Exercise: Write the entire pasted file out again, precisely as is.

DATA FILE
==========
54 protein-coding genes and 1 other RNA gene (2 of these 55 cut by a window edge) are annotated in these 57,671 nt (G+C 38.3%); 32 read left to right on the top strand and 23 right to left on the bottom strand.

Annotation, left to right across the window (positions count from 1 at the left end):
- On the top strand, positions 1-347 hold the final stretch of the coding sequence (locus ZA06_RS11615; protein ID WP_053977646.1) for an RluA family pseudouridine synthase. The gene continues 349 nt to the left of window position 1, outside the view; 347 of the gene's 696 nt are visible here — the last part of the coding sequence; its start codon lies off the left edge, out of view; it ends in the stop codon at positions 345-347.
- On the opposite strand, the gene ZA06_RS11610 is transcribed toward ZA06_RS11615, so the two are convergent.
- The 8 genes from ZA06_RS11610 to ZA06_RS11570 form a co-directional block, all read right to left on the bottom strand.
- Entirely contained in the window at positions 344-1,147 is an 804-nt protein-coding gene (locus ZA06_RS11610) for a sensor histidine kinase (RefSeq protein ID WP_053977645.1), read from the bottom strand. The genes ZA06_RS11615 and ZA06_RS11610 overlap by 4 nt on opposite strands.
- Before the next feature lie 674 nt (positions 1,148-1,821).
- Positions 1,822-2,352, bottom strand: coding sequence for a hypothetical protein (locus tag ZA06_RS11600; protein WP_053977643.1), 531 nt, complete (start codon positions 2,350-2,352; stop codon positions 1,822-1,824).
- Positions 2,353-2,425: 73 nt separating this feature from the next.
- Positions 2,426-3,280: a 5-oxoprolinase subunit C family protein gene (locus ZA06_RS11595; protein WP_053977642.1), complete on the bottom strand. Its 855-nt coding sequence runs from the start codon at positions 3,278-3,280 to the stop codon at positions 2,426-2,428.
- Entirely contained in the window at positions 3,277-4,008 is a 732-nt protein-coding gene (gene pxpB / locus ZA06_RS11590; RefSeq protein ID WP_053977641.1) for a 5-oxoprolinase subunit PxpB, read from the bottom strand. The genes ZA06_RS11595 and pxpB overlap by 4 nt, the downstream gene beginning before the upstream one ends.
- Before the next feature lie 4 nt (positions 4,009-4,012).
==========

54 protein-coding genes and 1 other RNA gene (2 of these 55 cut by a window edge) are annotated in these 57,671 nt (G+C 38.3%); 32 read left to right on the top strand and 23 right to left on the bottom strand.

Annotation, left to right across the window (positions count from 1 at the left end):
- On the top strand, positions 1-347 hold the final stretch of the coding sequence (locus ZA06_RS11615; protein ID WP_053977646.1) for an RluA family pseudouridine synthase. The gene continues 349 nt to the left of window position 1, outside the view; 347 of the gene's 696 nt are visible here — the last part of the coding sequence; its start codon lies off the left edge, out of view; it ends in the stop codon at positions 345-347.
- On the opposite strand, the gene ZA06_RS11610 is transcribed toward ZA06_RS11615, so the two are convergent.
- The 8 genes from ZA06_RS11610 to ZA06_RS11570 form a co-directional block, all read right to left on the bottom strand.
- Entirely contained in the window at positions 344-1,147 is an 804-nt protein-coding gene (locus ZA06_RS11610) for a sensor histidine kinase (RefSeq protein ID WP_053977645.1), read from the bottom strand. The genes ZA06_RS11615 and ZA06_RS11610 overlap by 4 nt on opposite strands.
- Before the next feature lie 674 nt (positions 1,148-1,821).
- Positions 1,822-2,352, bottom strand: coding sequence for a hypothetical protein (locus tag ZA06_RS11600; protein WP_053977643.1), 531 nt, complete (start codon positions 2,350-2,352; stop codon positions 1,822-1,824).
- Positions 2,353-2,425: 73 nt separating this feature from the next.
- Positions 2,426-3,280: a 5-oxoprolinase subunit C family protein gene (locus ZA06_RS11595; protein WP_053977642.1), complete on the bottom strand. Its 855-nt coding sequence runs from the start codon at positions 3,278-3,280 to the stop codon at positions 2,426-2,428.
- Entirely contained in the window at positions 3,277-4,008 is a 732-nt protein-coding gene (gene pxpB / locus ZA06_RS11590; RefSeq protein ID WP_053977641.1) for a 5-oxoprolinase subunit PxpB, read from the bottom strand. The genes ZA06_RS11595 and pxpB overlap by 4 nt, the downstream gene beginning before the upstream one ends.
- Before the next feature lie 4 nt (positions 4,009-4,012).